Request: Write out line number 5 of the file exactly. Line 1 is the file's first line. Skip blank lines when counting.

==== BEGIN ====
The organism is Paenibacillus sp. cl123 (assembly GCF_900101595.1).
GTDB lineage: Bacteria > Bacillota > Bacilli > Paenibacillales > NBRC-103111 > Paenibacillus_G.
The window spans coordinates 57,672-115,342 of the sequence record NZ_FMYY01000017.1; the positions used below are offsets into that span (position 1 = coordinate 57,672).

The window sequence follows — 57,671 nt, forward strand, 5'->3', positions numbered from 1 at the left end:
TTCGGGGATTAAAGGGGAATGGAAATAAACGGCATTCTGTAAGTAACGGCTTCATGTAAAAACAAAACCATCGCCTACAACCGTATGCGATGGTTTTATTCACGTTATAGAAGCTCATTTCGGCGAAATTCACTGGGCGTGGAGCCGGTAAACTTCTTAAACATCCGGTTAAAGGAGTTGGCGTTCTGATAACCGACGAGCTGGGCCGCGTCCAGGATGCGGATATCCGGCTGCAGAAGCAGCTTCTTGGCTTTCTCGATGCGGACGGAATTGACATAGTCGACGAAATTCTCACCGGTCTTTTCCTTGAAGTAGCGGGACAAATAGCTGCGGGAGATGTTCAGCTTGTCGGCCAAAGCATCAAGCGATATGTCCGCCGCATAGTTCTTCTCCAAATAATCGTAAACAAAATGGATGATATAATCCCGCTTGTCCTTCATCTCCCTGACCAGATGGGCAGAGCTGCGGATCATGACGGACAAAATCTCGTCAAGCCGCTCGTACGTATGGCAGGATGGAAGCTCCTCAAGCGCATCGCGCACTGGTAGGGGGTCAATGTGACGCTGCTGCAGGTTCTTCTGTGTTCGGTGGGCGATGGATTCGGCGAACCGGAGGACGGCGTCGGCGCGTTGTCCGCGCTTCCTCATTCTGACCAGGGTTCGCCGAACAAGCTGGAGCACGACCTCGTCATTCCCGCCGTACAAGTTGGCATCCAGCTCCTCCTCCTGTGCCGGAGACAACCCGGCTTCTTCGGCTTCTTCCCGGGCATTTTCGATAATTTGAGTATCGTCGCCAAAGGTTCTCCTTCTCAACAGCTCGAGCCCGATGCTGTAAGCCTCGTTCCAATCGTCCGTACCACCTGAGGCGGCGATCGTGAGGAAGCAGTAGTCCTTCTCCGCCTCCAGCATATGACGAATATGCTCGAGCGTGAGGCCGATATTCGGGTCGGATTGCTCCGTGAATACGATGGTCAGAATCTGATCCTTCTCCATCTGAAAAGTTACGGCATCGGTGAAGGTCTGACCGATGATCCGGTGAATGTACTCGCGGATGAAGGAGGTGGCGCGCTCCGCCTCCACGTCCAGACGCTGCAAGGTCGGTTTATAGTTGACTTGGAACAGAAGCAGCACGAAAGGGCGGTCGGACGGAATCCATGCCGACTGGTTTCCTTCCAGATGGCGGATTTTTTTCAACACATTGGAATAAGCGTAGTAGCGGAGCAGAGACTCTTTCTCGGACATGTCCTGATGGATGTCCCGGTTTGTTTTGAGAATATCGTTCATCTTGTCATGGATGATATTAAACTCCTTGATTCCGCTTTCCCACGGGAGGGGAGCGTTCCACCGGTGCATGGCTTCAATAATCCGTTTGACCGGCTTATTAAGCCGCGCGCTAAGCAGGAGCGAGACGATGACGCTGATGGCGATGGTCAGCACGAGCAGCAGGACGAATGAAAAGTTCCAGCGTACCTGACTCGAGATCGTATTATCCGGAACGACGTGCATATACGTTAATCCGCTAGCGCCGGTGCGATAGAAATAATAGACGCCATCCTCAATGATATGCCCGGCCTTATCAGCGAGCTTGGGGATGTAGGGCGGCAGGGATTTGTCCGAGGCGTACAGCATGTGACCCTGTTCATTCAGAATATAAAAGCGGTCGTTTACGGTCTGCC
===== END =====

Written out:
TTCGGGGATTAAAGGGGAATGGAAATAAACGGCATTCTGTAAGTAACGGCTTCATGTAAAAACAAAACCATCGCCTACAACCGTATGCGATGGTTTTATTCACGTTATAGAAGCTCATTTCGGCGAAATTCACTGGGCGTGGAGCCGGTAAACTTCTTAAACATCCGGTTAAAGGAGTTGGCGTTCTGATAACCGACGAGCTGGGCCGCGTCCAGGATGCGGATATCCGGCTGCAGAAGCAGCTTCTTGGCTTTCTCGATGCGGACGGAATTGACATAGTCGACGAAATTCTCACCGGTCTTTTCCTTGAAGTAGCGGGACAAATAGCTGCGGGAGATGTTCAGCTTGTCGGCCAAAGCATCAAGCGATATGTCCGCCGCATAGTTCTTCTCCAAATAATCGTAAACAAAATGGATGATATAATCCCGCTTGTCCTTCATCTCCCTGACCAGATGGGCAGAGCTGCGGATCATGACGGACAAAATCTCGTCAAGCCGCTCGTACGTATGGCAGGATGGAAGCTCCTCAAGCGCATCGCGCACTGGTAGGGGGTCAATGTGACGCTGCTGCAGGTTCTTCTGTGTTCGGTGGGCGATGGATTCGGCGAACCGGAGGACGGCGTCGGCGCGTTGTCCGCGCTTCCTCATTCTGACCAGGGTTCGCCGAACAAGCTGGAGCACGACCTCGTCATTCCCGCCGTACAAGTTGGCATCCAGCTCCTCCTCCTGTGCCGGAGACAACCCGGCTTCTTCGGCTTCTTCCCGGGCATTTTCGATAATTTGAGTATCGTCGCCAAAGGTTCTCCTTCTCAACAGCTCGAGCCCGATGCTGTAAGCCTCGTTCCAATCGTCCGTACCACCTGAGGCGGCGATCGTGAGGAAGCAGTAGTCCTTCTCCGCCTCCAGCATATGACGAATATGCTCGAGCGTGAGGCCGATATTCGGGTCGGATTGCTCCGTGAATACGATGGTCAGAATCTGATCCTTCTCCATCTGAAAAGTTACGGCATCGGTGAAGGTCTGACCGATGATCCGGTGAATGTACTCGCGGATGAAGGAGGTGGCGCGCTCCGCCTCCACGTCCAGACGCTGCAAGGTCGGTTTATAGTTGACTTGGAACAGAAGCAGCACGAAAGGGCGGTCGGACGGAATCCATGCCGACTGGTTTCCTTCCAGATGGCGGATTTTTTTCAACACATTGGAATAAGCGTAGTAGCGGAGCAGAGACTCTTTCTCGGACATGTCCTGATGGATGTCCCGGTTTGTTTTGAGAATATCGTTCATCTTGTCATGGATGATATTAAACTCCTTGATTCCGCTTTCCCACGGGAGGGGAGCGTTCCACCGGTGCATGGCTTCAATAATCCGTTTGACCGGCTTATTAAGCCGCGCGCTAAGCAGGAGCGAGACGATGACGCTGATGGCGATGGTCAGCACGAGCAGCAGGACGAATGAAAAGTTCCAGCGTACCTGACTCGAGATCGTATTATCCGGAACGACGTGCATATACGTTAATCCGCTAGCGCCGGTGCGATAGAAATAATAGACGCCATCCTCAATGATATGCCCGGCCTTATCAGCGAGCTTGGGGATGTAGGGCGGCAGGGATTTGTCCGAGGCGTACAGCATGTGACCCTGTTCATTCAGAATATAAAAGCGGTCGTTTACGGTCTGCC